Axonal transport of proteins and organelles is essential for proper neuron function and viability. When axonal transport malfunctions the axon slowly starves because the necessary proteins and other nutrients (e.g. ATP) are no longer delivered. The regions of the axon that are the furthest away from the cell body (motor neuron axons can be over a metre in length!) are most severely affected by axonal transport failure; these far-off axonal regions degenerate and die off, and as a result the connection between neurons and their targets is lost. Importantly, this is in fact what is observed in neurodegenerative diseases such as ALS.
Figure 1: Axonal transport. Axonal transport of cargoes such as mitochondria is mediated by molecular motors (“Locomotives”) that run on microtubules (“Rails”). Kinesin molecular motors move toward the plus-end of microtubules and mediate transport toward the synapse. Cytoplasmic dynein moves toward the minus-end of the microtubule and mediates transport back to the cell body.
We now know that axonal transport malfunctions in a number of neurodegenerative diseases including ALS, HSP and PD (De Vos et al., 2007; Kasher et al., 2009; Morotz et al., 2012, Godena et al., 2014, Moller et al., 2017, De Vos and Hafezparast, 2017; Figure 2). We also know that axonal transport malfunction is one of the earliest, and possibly the earliest defect in these diseases. Therefore, understanding how healthy axonal transport works and what causes it to malfunction in these diseases is very important and is likely to reveal novel drug targets that may be developed into medicines aimed at sufferers from these diseases.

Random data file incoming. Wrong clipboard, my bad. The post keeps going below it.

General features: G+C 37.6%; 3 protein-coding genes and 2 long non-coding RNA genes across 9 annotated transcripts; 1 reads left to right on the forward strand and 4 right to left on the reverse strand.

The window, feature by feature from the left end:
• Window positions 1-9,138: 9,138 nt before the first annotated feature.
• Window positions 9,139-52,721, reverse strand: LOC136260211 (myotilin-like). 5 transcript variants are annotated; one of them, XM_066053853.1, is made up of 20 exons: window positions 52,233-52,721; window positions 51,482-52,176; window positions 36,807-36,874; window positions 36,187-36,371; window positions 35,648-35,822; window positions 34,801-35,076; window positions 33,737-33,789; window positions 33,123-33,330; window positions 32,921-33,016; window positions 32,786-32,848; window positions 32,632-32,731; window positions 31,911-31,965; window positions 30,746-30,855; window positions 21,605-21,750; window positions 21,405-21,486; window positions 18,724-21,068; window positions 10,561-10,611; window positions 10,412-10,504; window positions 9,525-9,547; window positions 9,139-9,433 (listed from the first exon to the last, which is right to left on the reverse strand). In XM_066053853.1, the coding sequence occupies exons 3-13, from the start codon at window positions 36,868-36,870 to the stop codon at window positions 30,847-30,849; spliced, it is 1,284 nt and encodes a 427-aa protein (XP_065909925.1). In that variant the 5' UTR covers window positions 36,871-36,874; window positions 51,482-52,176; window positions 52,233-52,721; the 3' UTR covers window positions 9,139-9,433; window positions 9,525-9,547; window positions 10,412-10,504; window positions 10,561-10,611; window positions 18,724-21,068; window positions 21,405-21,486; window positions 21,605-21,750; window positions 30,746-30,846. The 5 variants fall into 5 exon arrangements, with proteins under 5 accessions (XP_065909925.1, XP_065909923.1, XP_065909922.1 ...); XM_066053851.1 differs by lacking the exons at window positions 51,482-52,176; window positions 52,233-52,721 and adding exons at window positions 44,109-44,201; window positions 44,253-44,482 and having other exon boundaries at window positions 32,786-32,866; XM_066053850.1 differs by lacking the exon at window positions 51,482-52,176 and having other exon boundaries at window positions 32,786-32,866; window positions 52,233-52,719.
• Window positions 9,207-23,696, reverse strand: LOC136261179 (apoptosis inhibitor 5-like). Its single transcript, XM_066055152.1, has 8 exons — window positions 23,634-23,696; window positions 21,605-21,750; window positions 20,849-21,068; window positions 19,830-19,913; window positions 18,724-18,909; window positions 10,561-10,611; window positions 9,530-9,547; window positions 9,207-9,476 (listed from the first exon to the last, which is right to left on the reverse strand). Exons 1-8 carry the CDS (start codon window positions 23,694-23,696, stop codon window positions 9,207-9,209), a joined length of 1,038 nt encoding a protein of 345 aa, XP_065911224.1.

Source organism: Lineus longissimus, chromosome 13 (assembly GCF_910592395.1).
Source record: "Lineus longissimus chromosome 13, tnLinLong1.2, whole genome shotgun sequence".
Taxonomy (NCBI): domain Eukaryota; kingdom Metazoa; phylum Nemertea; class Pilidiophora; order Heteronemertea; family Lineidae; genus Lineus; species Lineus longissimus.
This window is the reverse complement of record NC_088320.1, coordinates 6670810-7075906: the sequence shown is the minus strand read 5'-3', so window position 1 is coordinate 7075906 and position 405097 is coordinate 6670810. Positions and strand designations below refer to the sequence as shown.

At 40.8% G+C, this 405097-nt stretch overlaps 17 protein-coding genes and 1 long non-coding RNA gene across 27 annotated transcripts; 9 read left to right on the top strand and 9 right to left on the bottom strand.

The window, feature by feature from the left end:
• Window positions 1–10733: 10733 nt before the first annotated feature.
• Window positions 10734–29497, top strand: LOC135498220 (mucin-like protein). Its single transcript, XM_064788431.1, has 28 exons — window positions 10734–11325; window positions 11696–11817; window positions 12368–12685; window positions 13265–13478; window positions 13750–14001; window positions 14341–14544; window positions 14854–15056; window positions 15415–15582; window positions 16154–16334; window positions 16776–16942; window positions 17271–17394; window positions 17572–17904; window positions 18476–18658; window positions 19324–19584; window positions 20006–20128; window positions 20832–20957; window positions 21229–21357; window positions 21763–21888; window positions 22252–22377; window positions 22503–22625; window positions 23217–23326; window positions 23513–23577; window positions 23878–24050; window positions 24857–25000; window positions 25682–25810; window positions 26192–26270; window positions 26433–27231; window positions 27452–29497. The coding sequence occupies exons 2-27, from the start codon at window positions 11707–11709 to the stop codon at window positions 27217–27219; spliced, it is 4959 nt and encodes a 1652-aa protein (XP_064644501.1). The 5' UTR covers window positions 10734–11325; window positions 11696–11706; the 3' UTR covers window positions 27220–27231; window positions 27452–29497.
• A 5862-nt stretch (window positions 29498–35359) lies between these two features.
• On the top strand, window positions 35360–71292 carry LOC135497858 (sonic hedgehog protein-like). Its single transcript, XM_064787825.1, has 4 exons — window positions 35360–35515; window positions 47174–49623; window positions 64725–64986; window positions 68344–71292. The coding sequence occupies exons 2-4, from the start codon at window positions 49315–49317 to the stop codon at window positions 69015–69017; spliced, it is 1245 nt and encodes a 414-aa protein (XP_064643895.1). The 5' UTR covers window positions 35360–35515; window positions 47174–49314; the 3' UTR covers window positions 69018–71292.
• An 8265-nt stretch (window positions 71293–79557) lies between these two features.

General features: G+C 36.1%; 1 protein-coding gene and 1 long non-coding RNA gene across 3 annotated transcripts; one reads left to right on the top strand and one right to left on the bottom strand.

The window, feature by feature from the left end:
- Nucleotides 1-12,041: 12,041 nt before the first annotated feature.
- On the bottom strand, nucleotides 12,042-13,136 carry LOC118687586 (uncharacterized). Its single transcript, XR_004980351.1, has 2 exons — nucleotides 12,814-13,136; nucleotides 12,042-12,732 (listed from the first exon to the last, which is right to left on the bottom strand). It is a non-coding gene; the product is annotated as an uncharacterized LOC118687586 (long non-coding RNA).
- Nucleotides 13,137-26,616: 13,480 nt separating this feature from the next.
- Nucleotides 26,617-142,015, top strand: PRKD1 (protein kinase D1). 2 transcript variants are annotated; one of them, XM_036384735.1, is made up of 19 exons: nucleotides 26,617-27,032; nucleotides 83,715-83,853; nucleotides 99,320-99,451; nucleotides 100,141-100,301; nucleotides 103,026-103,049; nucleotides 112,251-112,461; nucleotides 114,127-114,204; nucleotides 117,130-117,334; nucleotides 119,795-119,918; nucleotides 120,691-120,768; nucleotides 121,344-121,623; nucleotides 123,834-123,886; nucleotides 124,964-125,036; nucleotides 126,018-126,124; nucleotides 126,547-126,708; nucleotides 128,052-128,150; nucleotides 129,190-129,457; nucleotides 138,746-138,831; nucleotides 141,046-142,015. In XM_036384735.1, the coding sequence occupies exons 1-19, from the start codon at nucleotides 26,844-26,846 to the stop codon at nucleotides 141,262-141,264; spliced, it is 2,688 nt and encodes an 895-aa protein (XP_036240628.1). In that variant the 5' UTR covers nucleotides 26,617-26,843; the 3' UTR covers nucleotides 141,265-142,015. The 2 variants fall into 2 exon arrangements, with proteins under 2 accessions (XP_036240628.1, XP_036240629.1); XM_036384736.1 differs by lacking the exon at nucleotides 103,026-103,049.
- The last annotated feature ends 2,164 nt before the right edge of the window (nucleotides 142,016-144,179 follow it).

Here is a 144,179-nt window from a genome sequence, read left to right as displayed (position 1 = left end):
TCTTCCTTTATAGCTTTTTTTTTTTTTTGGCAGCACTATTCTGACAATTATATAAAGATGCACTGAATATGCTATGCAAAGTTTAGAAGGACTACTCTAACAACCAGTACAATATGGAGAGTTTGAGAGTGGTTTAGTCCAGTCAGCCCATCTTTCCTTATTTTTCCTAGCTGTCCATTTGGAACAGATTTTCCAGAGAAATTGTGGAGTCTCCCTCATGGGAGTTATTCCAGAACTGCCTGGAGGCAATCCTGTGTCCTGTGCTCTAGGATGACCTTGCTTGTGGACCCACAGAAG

Figure 2. Axonal transport defects in ALS and underlying mechanisms. The axonal transport of various organelles has been shown to be defective in a number of ALS models and in ALS patients (a-g). A number of proposed molecular mechanisms underlying defective transport are indicated (1-6). See text for details. (Figure adapted with permission from Annual Review of Neuroscience, Vol. 31, De Vos, K. J., Grierson, A. J., Ackerley, S., and Miller, C. C., Role of axonal transport in neurodegenerative diseases, p151-173, Copyright © 2008 by Annual Reviews.) De Vos, K. J. & Hafezparast, M. Neurobiology of axonal transport defects in motor neuron diseases: Opportunities for translational research. Neurobiol. Dis. 105, 283-299 (2017). DOI:10.1016/j.nbd.2017.02.004; CC BY 3.0.